“Regular walking sure pays off!” Enid Webster says.
At 99 years of age, Enid Webster just completed her sixth City2Surf in Sydney, Australia, to raise money for the Adventist Development and Relief Agency (ADRA).
“Regular walking sure pays off!” she said, as she went out walking again the next day, feeling no ill effects.
Enid completed the 14-kilometer (8.7-mile) walk in just under 3 hours and 30 minutes and was joined by 13 family members, who also walked on that day. Some relatives walked with her, and others walked in the Northern Territory and Queensland in Australia, and as far away as Hong Kong.
“She started when she was 93,” says Ruth Webster, Enid’s daughter-in-law. “She’s done it every year since, except for one year she was too unwell to do it.”
“[People] are always very surprised,” she adds. “Particularly those who know she had a valve replacement in her heart early in 2019.”
At the end of last year, Enid was ready to retire her fundraising efforts as the five-hour return trip to Sydney from her retirement village in Cooranbong was becoming too taxing. But when COVID transformed the City2Surf into a virtual event, Enid couldn’t resist doing her annual fundraising event by walking in her neighborhood.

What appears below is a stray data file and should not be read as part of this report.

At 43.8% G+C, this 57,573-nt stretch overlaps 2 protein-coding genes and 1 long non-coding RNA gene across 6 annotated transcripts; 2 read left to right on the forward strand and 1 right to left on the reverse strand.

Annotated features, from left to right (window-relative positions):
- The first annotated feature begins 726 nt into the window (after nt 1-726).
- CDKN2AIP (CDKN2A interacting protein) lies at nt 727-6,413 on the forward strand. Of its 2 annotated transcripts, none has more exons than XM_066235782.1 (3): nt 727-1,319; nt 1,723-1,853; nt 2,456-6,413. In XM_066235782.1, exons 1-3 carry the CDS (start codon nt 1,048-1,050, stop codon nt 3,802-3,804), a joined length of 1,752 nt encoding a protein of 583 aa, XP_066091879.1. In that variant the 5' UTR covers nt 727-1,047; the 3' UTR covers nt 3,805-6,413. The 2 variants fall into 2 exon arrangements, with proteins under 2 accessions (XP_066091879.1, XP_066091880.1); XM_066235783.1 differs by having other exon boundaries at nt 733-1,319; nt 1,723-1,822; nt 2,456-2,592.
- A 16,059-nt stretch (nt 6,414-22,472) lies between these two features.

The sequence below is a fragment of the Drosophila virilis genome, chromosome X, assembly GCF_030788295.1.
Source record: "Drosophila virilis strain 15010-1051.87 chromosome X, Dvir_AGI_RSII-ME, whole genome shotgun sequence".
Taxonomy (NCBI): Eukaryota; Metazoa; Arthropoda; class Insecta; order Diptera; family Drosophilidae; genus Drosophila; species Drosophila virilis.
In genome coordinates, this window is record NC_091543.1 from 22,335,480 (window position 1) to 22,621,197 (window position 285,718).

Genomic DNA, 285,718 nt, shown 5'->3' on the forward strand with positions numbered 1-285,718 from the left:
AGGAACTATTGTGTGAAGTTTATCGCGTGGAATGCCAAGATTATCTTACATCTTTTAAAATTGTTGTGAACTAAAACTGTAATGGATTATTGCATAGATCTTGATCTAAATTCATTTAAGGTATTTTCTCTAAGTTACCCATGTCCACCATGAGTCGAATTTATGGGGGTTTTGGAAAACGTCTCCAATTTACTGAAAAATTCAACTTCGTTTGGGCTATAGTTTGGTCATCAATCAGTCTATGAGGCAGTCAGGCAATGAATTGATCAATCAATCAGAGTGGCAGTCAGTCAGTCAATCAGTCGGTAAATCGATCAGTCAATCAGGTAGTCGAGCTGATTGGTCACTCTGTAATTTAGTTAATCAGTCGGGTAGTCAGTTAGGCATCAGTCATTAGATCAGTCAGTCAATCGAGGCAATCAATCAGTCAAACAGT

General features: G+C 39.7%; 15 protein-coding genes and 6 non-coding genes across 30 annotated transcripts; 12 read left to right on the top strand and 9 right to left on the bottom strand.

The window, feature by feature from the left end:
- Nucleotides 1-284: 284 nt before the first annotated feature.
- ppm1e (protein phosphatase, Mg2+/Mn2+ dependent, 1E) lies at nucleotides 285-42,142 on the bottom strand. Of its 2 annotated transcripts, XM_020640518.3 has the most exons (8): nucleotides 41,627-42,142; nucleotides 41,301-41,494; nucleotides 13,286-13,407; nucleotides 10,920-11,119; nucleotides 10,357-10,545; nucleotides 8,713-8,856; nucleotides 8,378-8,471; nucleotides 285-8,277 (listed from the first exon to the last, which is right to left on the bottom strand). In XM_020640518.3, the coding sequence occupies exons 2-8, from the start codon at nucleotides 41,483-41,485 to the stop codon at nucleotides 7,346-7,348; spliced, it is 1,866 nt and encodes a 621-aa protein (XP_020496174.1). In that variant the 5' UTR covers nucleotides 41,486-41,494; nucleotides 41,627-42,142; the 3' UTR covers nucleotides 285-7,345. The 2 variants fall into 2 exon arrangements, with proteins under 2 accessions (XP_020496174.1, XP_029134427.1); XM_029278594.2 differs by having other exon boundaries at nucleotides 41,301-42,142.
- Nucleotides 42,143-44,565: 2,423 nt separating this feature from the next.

Ruth attributes Enid’s avid walking to CHIP (the Complete Health Improvement Program), which she completed when the program first started in Australia.
“At that point, she wasn’t an avid walker. She was a little bit overweight, but she changed her diet and started walking regularly. At the moment, she is doing 10,000 steps a day, and she keeps track of that,” she says.
Enid lives independently in her retirement village and enjoys knitting and crocheting, gardening, cooking, and keeping her house in order. She keeps fit through a healthy morning routine, and her family often meets her on her 7:00 a.m. walk.
“So she’s up early and out walking,” Ruth says, adding that not even a rainy day deters Enid’s efforts. “She puts a raincoat on and goes! There was one morning I said ‘Did you walk this morning?’ because it was raining. And she said, ‘Yes, and I didn’t see you!’”
The funds that Enid raises will go toward ADRA Appeal, the largest funding source for ADRA programs in Australia. And walking isn’t the only thing that Enid does to help others in need.
“With her knitting and crocheting, she makes blankets and other similar items that she donates to charity,” says Ruth.
In partnership with Seventh-day Adventist local churches, ADRA Australia’s volunteer-run programs feed, clothe, house, connect, and empower people to overcome hardships and crises and get back on their feet.
The original version of this story was posted on the Adventist Record website.